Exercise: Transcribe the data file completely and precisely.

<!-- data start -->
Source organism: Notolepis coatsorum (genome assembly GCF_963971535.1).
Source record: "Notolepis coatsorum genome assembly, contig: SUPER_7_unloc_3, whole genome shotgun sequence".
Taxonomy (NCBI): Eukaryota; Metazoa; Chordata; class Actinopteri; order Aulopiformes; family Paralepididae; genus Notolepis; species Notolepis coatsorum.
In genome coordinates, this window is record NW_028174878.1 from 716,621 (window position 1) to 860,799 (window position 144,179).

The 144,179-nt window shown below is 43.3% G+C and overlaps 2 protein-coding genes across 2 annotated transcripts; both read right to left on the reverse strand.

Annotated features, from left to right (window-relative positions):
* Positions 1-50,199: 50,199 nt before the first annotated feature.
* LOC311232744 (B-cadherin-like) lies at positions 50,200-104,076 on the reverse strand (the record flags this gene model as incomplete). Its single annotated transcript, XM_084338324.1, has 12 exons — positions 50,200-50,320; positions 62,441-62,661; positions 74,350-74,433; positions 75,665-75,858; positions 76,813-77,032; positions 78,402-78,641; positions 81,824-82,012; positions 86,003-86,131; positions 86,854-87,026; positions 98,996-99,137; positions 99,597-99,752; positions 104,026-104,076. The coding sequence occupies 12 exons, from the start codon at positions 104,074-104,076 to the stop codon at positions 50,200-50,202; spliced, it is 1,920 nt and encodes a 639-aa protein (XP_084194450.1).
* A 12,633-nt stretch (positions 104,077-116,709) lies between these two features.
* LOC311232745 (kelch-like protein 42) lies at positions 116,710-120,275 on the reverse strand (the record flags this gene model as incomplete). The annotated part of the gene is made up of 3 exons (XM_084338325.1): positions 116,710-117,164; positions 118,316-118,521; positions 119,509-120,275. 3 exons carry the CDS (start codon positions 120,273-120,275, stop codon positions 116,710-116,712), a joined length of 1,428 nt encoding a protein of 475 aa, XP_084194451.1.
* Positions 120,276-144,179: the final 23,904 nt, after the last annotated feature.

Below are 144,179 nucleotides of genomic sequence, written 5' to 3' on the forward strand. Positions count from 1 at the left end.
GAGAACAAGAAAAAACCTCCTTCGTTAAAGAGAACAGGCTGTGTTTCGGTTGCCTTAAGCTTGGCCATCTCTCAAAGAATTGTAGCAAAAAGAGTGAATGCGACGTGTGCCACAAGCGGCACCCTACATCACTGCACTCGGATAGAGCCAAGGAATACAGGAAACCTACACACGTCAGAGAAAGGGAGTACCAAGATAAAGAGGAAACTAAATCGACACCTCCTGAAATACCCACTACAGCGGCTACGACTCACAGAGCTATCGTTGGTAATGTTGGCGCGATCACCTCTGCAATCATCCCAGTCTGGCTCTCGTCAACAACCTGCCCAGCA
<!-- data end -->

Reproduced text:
Source organism: Notolepis coatsorum (genome assembly GCF_963971535.1).
Source record: "Notolepis coatsorum genome assembly, contig: SUPER_7_unloc_3, whole genome shotgun sequence".
Taxonomy (NCBI): Eukaryota; Metazoa; Chordata; class Actinopteri; order Aulopiformes; family Paralepididae; genus Notolepis; species Notolepis coatsorum.
In genome coordinates, this window is record NW_028174878.1 from 716,621 (window position 1) to 860,799 (window position 144,179).

The 144,179-nt window shown below is 43.3% G+C and overlaps 2 protein-coding genes across 2 annotated transcripts; both read right to left on the reverse strand.

Annotated features, from left to right (window-relative positions):
* Positions 1-50,199: 50,199 nt before the first annotated feature.
* LOC311232744 (B-cadherin-like) lies at positions 50,200-104,076 on the reverse strand (the record flags this gene model as incomplete). Its single annotated transcript, XM_084338324.1, has 12 exons — positions 50,200-50,320; positions 62,441-62,661; positions 74,350-74,433; positions 75,665-75,858; positions 76,813-77,032; positions 78,402-78,641; positions 81,824-82,012; positions 86,003-86,131; positions 86,854-87,026; positions 98,996-99,137; positions 99,597-99,752; positions 104,026-104,076. The coding sequence occupies 12 exons, from the start codon at positions 104,074-104,076 to the stop codon at positions 50,200-50,202; spliced, it is 1,920 nt and encodes a 639-aa protein (XP_084194450.1).
* A 12,633-nt stretch (positions 104,077-116,709) lies between these two features.
* LOC311232745 (kelch-like protein 42) lies at positions 116,710-120,275 on the reverse strand (the record flags this gene model as incomplete). The annotated part of the gene is made up of 3 exons (XM_084338325.1): positions 116,710-117,164; positions 118,316-118,521; positions 119,509-120,275. 3 exons carry the CDS (start codon positions 120,273-120,275, stop codon positions 116,710-116,712), a joined length of 1,428 nt encoding a protein of 475 aa, XP_084194451.1.
* Positions 120,276-144,179: the final 23,904 nt, after the last annotated feature.

Below are 144,179 nucleotides of genomic sequence, written 5' to 3' on the forward strand. Positions count from 1 at the left end.
GAGAACAAGAAAAAACCTCCTTCGTTAAAGAGAACAGGCTGTGTTTCGGTTGCCTTAAGCTTGGCCATCTCTCAAAGAATTGTAGCAAAAAGAGTGAATGCGACGTGTGCCACAAGCGGCACCCTACATCACTGCACTCGGATAGAGCCAAGGAATACAGGAAACCTACACACGTCAGAGAAAGGGAGTACCAAGATAAAGAGGAAACTAAATCGACACCTCCTGAAATACCCACTACAGCGGCTACGACTCACAGAGCTATCGTTGGTAATGTTGGCGCGATCACCTCTGCAATCATCCCAGTCTGGCTCTCGTCAACAACCTGCCCAGCA